Learning is deeper and more durable when it’s effortful. Learning that’s easy is like writing in sand, here today and gone tomorrow. We are poor judges of when we are learning well and when we’re not.
If you’re just engaging in mechanical repetition, it’s true, you quickly hit the limit of what you can keep in mind. However, if you practice elaboration, there’s no known limit to how much you can learn. Elaboration is the process of giving new material meaning by expressing it in your own words and connecting it with what you already know. The more you can explain about the way your new learning relates to your prior knowledge, the stronger your grasp of the new learning will be, and the more connections you create that will help you remember it later.
People who learn to extract the key ideas from new material and organize them into a mental model and connect that model to prior knowledge show an advantage in learning complex mastery. A mental model is a mental representation of some external reality.
- If they can make learning easier and faster, the learning will be better. Much research turns this belief on its head: when learning is harder, it’s stronger and lasts longer!
- What is learned through repetition only lasts shortly.
- Rereading has three strikes against it. It is time consuming. It doesn’t result in durable memory. And it often involves a kind of unwitting self-deception, as growing familiarity with the text comes to feel like mastery of the content. Rising familiarity with a text and fluency in reading it can create an illusion of mastery.
Learning is stronger when it matters, when the abstract is made concrete and personal! Apply what you read about to your life.
Mastery requires both the possession of ready knowledge and the conceptual understanding of how to use it.
One of the most striking research findings is the power of active retrieval—testing—to strengthen memory, and that the more effortful the retrieval, the stronger the benefit. Think quiz versus rereading. The act of retrieving learning from memory has two profound benefits. One, it tells you what you know and don’t know, and therefore where to focus further improve the areas where you’re weak. Two, recalling what you have learned causes your brain to reconsolidate the memory, which strengthens its connections to what you already know and makes it easier for you to recall in the future. In effect, retrieval—testing—interrupts forgetting.
- Chapter: Effortful learning changes the brain, building new connections and capability. This single fact—that our intellectual abilities are not fixed from birth but are, to a considerable degree, ours to shape—is a resounding answer to the nagging voice that too often asks us “Why bother?” We make the effort because the effort itself extends the boundaries of our abilities.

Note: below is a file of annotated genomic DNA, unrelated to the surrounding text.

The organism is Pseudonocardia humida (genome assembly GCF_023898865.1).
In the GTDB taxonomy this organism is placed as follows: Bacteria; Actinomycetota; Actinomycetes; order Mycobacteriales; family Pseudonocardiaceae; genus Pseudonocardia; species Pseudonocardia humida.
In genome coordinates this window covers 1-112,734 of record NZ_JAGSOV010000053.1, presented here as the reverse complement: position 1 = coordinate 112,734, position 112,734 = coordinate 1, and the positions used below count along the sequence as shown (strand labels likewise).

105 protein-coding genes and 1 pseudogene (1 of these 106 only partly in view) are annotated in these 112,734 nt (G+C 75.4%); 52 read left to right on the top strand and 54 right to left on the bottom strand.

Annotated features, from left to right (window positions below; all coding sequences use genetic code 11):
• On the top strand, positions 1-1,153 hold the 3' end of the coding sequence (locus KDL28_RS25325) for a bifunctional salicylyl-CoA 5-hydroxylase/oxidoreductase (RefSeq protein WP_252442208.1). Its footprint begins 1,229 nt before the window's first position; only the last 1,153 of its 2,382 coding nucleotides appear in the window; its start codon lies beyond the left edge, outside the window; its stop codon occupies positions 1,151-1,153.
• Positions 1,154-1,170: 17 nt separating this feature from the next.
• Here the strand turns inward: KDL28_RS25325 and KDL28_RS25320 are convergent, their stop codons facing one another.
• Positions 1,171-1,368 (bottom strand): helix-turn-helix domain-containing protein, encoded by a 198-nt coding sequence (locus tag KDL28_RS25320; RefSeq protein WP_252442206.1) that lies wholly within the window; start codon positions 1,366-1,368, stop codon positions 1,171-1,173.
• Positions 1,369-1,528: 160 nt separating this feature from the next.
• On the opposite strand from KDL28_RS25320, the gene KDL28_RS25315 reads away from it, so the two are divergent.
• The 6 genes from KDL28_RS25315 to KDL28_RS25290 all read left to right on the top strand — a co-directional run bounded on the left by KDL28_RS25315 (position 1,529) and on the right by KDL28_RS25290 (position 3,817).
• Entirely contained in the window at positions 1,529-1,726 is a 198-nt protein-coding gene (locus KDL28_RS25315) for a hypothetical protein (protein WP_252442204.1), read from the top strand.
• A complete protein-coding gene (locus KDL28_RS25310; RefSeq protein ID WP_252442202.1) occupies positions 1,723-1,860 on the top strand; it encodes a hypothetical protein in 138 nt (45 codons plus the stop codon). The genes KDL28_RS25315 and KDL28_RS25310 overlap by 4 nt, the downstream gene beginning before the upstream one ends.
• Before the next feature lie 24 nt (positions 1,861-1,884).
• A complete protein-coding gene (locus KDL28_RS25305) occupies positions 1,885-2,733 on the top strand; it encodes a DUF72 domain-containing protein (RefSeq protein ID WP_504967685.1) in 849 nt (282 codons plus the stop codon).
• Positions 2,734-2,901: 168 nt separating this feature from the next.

- Chapter: Sometimes the most powerful feedback for calibrating your sense of what you do and don’t know are the mistakes you make in the field, assuming you survive them and are receptive to the lesson.
- Chapter: Structure is all around us and available to us through the poet’s medium of metaphor. A tree, with its roots, trunk, and branches. A river. A village, encompassing streets and blocks, houses and stores and offices. The structure of the village explains how these elements are interconnected so that the village has a life and a significance that would not exist if these elements were scattered randomly across an empty landscape. By abstracting the underlying rules and piecing them into a structure, you go for more than knowledge. You go for knowhow. And that kind of mastery will put you ahead.
- Chapter: Learning is at least a three-step process:
- initial encoding of information is held in short-term working memory before being consolidated into a cohesive representation of knowledge in long-term memory.
- Consolidation reorganizes and stabilizes memory traces, gives them meaning, and makes connections to past experiences and to other knowledge already stored in long-term memory.
- Retrieval updates learning and enables you to apply it when you need it. Retrieval practice that’s easy does little to strengthen learning; the more difficult the practice, the greater the benefit.
- Learning always builds on a store of prior knowledge. We interpret and remember events by building connections to what we already know. Long-term memory capacity is virtually limitless: the more you know, the more possible connections you have for adding new knowledge.
- Trying to come up with an answer rather than having it presented to you, or trying to solve a problem before being shown the solution, leads to better learning and longer retention of the correct answer or solution, even when your attempted response is wrong, so long as corrective feedback is provided.
- Chapter: interweaving two or more subjects during practice also provides a form of spacing. interweaving can also help you develop your ability to discriminate later between different kinds of problems and select the right tool from your growing toolkit of solutions. In interweaving, you don’t move from a complete practice set of one topic to go to another. You switch before each practice is complete.